New York City public health officials are just full of ideas on how to trim down their constituents: taxing soft drinks, yanking the salt out of recipes, and even banning cooking oils. Now a city councilman from Queens has thrown one more anti-fat scheme in the mix. Citing a new study from the National Bureau of Economic Research (NBER) about an alleged link between obesity and the proximity of restaurants to schools, Eric N. Gioia has proposed – you guessed it – another ban. Should his idea catch on, new restaurants will be prohibited from opening within one-tenth of a mile of Queens schools. But like soda taxes, trans fat bans, and anti-salt crusades, Gioia’s “fast food” prohibition isn’t the answer to slimming down the city’s schoolchildren.
The print edition of today’s New York Times has the lowdown on Sunday’s press conference, where nutrition zealot MeMe Roth chimed in with her trademark hysteria:

“I don’t think we’re taking this crisis seriously enough… You should imagine [the students] as they age. They’re going to be pricking their fingers off and on all day long, checking their blood sugar. Toes and feet will be amputated. Many of these kids go on to have blindness. That’s why we need to do at least this.”

So what makes Roth think that a restaurant zoning ordinance will do anything to prevent limb amputations, blindness, and pricked fingers?
The new NBER research concluded that obesity rates are 5.2 percent higher at schools where a fast food restaurant is no more than a block away. But this is another case of confusing correlation with causation in the obesity blame game.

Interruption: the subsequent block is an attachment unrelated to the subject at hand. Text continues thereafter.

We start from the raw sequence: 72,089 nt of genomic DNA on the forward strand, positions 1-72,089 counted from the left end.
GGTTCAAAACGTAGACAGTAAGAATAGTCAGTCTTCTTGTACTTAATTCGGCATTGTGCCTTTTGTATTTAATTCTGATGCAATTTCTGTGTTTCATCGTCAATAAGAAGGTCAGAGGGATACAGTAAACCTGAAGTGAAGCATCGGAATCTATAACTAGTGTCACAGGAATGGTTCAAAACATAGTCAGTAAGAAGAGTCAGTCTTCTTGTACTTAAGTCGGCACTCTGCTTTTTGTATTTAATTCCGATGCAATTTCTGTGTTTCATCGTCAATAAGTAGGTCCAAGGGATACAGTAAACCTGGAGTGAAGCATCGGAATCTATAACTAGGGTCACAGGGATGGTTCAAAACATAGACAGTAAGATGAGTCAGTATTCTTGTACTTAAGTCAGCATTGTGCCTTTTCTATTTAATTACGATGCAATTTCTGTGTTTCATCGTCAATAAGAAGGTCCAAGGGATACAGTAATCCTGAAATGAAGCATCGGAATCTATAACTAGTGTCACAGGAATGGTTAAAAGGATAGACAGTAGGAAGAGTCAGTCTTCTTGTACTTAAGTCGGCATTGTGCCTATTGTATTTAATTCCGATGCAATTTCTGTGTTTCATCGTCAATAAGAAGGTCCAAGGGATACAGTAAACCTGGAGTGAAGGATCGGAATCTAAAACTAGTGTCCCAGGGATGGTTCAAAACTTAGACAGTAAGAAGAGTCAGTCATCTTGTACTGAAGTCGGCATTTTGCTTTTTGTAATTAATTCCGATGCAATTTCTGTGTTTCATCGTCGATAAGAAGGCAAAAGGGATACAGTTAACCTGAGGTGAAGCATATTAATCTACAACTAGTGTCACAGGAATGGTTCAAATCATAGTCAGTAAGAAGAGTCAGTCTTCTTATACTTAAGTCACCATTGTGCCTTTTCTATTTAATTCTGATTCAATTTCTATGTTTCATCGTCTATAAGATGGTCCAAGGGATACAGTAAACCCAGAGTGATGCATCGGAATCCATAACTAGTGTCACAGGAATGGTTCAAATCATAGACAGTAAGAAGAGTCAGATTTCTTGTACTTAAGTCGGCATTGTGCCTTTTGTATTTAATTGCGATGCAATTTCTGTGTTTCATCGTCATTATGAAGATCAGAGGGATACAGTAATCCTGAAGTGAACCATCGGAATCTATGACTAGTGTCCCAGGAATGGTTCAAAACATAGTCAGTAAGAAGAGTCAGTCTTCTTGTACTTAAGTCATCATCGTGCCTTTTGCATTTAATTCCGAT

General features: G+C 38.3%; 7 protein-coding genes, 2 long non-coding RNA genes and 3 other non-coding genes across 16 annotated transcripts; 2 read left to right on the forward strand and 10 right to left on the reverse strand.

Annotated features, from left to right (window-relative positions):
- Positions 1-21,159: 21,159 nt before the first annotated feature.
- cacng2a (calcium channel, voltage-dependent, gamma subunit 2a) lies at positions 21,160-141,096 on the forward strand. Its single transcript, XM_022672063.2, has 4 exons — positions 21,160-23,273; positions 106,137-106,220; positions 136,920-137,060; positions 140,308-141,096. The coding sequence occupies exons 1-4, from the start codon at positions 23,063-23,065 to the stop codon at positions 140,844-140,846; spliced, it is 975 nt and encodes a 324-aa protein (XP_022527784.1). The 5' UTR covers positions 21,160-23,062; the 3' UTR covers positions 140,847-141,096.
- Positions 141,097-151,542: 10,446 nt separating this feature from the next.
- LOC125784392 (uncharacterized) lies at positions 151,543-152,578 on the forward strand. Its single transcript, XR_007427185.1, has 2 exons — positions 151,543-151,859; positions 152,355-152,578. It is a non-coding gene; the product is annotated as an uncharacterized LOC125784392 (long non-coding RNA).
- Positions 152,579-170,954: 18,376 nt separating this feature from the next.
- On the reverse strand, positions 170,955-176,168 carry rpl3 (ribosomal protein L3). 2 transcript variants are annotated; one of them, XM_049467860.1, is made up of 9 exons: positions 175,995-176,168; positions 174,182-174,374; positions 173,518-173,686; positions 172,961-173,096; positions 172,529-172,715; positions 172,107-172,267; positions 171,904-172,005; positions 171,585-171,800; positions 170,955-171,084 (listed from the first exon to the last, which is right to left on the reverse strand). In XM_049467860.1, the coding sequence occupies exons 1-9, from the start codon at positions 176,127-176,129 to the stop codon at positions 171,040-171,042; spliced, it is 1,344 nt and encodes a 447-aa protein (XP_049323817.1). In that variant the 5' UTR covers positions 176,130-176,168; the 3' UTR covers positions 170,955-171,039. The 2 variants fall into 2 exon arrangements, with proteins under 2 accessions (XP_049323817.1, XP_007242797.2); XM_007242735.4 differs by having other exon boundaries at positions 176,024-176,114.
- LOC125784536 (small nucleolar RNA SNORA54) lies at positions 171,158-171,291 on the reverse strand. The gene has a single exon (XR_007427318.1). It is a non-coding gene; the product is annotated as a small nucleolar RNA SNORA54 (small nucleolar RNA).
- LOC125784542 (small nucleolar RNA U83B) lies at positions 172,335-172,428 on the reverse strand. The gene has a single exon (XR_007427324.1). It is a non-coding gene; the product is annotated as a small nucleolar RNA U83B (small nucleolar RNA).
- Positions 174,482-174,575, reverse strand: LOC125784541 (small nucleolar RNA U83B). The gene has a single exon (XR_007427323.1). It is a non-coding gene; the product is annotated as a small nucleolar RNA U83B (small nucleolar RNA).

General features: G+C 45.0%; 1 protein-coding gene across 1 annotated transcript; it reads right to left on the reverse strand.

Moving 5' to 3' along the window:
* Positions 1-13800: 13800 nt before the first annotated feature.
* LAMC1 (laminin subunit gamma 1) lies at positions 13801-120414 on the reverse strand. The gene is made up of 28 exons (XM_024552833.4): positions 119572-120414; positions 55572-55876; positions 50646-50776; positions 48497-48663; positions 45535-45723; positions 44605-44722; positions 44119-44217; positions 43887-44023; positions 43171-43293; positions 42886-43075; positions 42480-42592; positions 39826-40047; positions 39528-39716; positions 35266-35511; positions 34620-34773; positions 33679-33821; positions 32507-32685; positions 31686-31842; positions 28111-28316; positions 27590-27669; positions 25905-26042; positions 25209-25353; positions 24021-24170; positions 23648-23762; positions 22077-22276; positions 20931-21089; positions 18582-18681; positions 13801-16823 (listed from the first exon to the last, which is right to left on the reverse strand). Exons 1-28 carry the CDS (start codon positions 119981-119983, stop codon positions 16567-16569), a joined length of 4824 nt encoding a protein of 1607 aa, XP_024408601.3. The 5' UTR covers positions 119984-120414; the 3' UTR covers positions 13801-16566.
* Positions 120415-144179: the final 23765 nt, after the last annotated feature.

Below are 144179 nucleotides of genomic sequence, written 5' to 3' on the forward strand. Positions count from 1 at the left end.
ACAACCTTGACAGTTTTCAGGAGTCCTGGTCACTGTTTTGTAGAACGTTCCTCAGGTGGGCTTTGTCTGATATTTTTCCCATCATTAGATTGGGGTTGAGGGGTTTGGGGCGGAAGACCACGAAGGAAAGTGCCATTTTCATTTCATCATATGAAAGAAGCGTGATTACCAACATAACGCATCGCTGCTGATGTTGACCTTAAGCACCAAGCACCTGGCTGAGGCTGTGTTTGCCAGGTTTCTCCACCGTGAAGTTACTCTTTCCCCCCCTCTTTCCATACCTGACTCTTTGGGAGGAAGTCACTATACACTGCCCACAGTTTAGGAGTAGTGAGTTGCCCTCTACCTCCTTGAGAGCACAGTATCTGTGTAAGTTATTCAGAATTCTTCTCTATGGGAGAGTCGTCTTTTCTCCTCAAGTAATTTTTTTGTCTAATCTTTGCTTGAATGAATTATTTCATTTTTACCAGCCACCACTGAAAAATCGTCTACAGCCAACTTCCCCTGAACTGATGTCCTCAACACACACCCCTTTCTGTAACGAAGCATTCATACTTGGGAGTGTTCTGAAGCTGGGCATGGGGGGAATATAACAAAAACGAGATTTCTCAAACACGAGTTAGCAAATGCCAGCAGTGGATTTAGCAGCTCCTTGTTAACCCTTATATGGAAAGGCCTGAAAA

The Times continues:

An author of the study, which was published by the National Bureau of Economic Research, said the report factored out most extraneous variables, and indeed showed cause and effect.
“We looked at restaurants that open beside a school and whether that changes the fraction of students that are overweight,” said Janet Currie, chairwoman of the economics department at Columbia University. “And it does.”

But Currie never looked at what obesity trends were like before the restaurants opened. Her study only compared obesity rates among neighborhoods at the same time. So students at schools with a neighborhood burger joint have slightly larger waist measurements – but there’s simply no way to know why. And it’s ludicrous to suggest that the very existence of those restaurants caused children to gain weight.
As we told the Times, opening a restaurant next to a school doesn’t “change” the number of overweight students there. People change their own bodies by choosing what they eat, how much of it, and whether to play that pick-up basketball game outside with friends, or inside on the couch.